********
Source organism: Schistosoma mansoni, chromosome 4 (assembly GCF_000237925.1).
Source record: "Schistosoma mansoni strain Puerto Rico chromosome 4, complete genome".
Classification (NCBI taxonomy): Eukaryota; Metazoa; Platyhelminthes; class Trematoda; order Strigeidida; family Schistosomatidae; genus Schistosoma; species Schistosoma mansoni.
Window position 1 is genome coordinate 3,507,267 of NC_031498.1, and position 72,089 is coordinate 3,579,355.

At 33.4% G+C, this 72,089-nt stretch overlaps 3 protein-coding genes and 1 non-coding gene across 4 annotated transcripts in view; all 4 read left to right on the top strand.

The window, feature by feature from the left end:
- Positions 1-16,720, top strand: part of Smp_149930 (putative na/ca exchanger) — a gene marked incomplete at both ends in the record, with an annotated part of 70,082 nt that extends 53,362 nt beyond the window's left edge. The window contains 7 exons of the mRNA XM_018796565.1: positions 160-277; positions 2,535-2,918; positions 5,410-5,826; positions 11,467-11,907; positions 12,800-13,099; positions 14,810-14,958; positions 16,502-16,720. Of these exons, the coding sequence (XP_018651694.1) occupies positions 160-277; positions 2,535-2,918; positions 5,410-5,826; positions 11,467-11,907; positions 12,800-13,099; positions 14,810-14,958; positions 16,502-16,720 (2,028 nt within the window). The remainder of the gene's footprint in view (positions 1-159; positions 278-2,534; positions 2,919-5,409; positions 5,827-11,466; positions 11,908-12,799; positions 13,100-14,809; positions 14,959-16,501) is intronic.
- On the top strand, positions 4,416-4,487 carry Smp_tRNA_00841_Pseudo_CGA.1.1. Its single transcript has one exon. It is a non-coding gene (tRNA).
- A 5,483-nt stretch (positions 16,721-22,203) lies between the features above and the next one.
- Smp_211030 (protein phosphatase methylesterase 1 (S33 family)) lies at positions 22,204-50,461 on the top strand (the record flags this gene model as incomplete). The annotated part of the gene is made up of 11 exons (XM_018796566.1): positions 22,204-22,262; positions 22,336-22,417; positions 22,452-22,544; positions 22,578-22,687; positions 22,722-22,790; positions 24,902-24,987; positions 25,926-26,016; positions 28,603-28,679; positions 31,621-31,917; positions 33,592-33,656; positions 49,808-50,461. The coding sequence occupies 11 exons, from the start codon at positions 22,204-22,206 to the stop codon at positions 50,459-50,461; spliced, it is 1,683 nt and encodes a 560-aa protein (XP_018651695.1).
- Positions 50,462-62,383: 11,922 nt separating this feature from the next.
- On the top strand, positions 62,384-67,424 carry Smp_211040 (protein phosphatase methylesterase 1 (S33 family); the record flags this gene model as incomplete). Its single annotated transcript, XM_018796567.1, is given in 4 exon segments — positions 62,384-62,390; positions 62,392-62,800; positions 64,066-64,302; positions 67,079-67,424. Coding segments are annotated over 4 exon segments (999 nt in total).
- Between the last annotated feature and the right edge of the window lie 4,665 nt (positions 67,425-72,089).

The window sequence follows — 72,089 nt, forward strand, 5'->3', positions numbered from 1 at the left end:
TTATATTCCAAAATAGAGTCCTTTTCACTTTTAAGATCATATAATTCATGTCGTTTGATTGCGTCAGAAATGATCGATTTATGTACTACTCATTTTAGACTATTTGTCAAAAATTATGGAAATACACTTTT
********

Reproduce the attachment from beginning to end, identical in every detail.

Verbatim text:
Source organism: Schistosoma mansoni, chromosome 4 (assembly GCF_000237925.1).
Source record: "Schistosoma mansoni strain Puerto Rico chromosome 4, complete genome".
Classification (NCBI taxonomy): Eukaryota; Metazoa; Platyhelminthes; class Trematoda; order Strigeidida; family Schistosomatidae; genus Schistosoma; species Schistosoma mansoni.
Window position 1 is genome coordinate 3,507,267 of NC_031498.1, and position 72,089 is coordinate 3,579,355.

At 33.4% G+C, this 72,089-nt stretch overlaps 3 protein-coding genes and 1 non-coding gene across 4 annotated transcripts in view; all 4 read left to right on the top strand.

The window, feature by feature from the left end:
- Positions 1-16,720, top strand: part of Smp_149930 (putative na/ca exchanger) — a gene marked incomplete at both ends in the record, with an annotated part of 70,082 nt that extends 53,362 nt beyond the window's left edge. The window contains 7 exons of the mRNA XM_018796565.1: positions 160-277; positions 2,535-2,918; positions 5,410-5,826; positions 11,467-11,907; positions 12,800-13,099; positions 14,810-14,958; positions 16,502-16,720. Of these exons, the coding sequence (XP_018651694.1) occupies positions 160-277; positions 2,535-2,918; positions 5,410-5,826; positions 11,467-11,907; positions 12,800-13,099; positions 14,810-14,958; positions 16,502-16,720 (2,028 nt within the window). The remainder of the gene's footprint in view (positions 1-159; positions 278-2,534; positions 2,919-5,409; positions 5,827-11,466; positions 11,908-12,799; positions 13,100-14,809; positions 14,959-16,501) is intronic.
- On the top strand, positions 4,416-4,487 carry Smp_tRNA_00841_Pseudo_CGA.1.1. Its single transcript has one exon. It is a non-coding gene (tRNA).
- A 5,483-nt stretch (positions 16,721-22,203) lies between the features above and the next one.
- Smp_211030 (protein phosphatase methylesterase 1 (S33 family)) lies at positions 22,204-50,461 on the top strand (the record flags this gene model as incomplete). The annotated part of the gene is made up of 11 exons (XM_018796566.1): positions 22,204-22,262; positions 22,336-22,417; positions 22,452-22,544; positions 22,578-22,687; positions 22,722-22,790; positions 24,902-24,987; positions 25,926-26,016; positions 28,603-28,679; positions 31,621-31,917; positions 33,592-33,656; positions 49,808-50,461. The coding sequence occupies 11 exons, from the start codon at positions 22,204-22,206 to the stop codon at positions 50,459-50,461; spliced, it is 1,683 nt and encodes a 560-aa protein (XP_018651695.1).
- Positions 50,462-62,383: 11,922 nt separating this feature from the next.
- On the top strand, positions 62,384-67,424 carry Smp_211040 (protein phosphatase methylesterase 1 (S33 family); the record flags this gene model as incomplete). Its single annotated transcript, XM_018796567.1, is given in 4 exon segments — positions 62,384-62,390; positions 62,392-62,800; positions 64,066-64,302; positions 67,079-67,424. Coding segments are annotated over 4 exon segments (999 nt in total).
- Between the last annotated feature and the right edge of the window lie 4,665 nt (positions 67,425-72,089).

The window sequence follows — 72,089 nt, forward strand, 5'->3', positions numbered from 1 at the left end:
TTATATTCCAAAATAGAGTCCTTTTCACTTTTAAGATCATATAATTCATGTCGTTTGATTGCGTCAGAAATGATCGATTTATGTACTACTCATTTTAGACTATTTGTCAAAAATTATGGAAATACACTTTT